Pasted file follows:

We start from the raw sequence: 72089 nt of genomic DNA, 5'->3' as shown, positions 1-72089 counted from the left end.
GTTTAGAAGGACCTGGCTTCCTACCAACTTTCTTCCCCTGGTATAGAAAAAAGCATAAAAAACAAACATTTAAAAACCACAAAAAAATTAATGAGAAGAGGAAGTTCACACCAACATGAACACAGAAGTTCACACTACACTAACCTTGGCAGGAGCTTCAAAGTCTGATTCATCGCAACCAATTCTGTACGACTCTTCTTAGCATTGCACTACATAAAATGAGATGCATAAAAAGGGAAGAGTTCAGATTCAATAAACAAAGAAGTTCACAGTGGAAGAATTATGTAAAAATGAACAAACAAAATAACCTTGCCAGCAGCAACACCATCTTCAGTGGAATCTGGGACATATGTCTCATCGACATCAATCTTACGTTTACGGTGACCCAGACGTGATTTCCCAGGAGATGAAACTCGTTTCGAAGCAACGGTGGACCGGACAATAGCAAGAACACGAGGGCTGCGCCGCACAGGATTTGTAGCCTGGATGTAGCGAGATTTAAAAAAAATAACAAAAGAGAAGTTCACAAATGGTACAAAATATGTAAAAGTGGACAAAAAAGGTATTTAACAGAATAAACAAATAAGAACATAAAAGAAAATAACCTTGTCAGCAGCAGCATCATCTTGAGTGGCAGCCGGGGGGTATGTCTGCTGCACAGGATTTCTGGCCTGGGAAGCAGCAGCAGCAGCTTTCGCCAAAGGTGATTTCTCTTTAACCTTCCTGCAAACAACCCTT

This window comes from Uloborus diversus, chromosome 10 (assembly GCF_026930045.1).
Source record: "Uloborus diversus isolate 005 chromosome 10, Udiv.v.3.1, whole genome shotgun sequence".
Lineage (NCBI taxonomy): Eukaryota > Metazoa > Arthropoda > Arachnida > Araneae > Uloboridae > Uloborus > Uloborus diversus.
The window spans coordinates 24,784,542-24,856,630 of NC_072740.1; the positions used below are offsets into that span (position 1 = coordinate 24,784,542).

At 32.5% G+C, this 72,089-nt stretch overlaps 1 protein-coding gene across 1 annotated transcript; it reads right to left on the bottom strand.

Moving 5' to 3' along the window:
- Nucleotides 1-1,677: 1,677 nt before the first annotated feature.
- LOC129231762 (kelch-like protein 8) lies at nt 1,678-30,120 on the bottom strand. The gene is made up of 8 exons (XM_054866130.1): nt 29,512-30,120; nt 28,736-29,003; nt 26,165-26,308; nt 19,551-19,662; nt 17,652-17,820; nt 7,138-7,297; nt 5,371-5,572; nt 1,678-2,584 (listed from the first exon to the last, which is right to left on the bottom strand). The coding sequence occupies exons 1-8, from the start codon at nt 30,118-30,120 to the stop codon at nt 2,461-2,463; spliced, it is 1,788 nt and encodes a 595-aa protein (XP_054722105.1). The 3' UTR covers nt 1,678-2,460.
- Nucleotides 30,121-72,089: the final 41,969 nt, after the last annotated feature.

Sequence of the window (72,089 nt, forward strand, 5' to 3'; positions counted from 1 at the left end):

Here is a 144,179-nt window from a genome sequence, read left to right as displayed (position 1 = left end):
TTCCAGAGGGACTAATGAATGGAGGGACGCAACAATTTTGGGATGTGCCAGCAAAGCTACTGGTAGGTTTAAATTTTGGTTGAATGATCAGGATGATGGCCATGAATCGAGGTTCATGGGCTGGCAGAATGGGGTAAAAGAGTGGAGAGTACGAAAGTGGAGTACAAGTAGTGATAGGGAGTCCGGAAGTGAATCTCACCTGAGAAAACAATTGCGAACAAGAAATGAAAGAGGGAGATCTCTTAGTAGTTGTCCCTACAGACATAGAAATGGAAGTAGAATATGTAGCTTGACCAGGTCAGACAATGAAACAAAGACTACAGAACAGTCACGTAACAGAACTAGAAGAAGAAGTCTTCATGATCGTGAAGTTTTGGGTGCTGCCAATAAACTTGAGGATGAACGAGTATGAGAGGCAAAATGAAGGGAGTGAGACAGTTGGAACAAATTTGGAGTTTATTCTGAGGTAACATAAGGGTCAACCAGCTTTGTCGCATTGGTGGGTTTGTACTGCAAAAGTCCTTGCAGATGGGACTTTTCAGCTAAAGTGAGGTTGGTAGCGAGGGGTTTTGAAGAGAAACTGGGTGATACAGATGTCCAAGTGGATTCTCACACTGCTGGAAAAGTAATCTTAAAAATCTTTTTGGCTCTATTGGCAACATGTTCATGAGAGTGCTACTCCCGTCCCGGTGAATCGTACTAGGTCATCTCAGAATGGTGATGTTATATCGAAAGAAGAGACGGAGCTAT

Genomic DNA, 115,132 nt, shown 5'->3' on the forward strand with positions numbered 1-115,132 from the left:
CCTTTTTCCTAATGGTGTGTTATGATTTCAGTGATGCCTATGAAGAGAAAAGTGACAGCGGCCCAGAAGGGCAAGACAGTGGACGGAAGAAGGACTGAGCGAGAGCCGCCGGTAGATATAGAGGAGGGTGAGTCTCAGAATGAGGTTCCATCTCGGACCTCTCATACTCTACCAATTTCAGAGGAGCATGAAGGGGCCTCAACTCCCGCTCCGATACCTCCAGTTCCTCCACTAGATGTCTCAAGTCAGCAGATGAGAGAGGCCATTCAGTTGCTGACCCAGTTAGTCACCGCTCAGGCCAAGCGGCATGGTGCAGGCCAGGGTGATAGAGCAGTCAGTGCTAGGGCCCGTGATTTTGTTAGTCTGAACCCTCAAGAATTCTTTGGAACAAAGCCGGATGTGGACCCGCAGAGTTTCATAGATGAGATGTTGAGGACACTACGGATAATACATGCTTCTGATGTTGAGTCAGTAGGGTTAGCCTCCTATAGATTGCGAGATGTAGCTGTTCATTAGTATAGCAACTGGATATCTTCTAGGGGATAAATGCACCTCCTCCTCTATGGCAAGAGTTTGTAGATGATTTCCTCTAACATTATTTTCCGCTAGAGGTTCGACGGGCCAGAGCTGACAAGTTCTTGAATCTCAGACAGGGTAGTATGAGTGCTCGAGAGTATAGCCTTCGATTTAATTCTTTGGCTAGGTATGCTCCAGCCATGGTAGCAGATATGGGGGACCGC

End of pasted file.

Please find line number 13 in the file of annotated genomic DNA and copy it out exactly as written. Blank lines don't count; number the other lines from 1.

Here is a 144,179-nt window from a genome sequence, read left to right as displayed (position 1 = left end):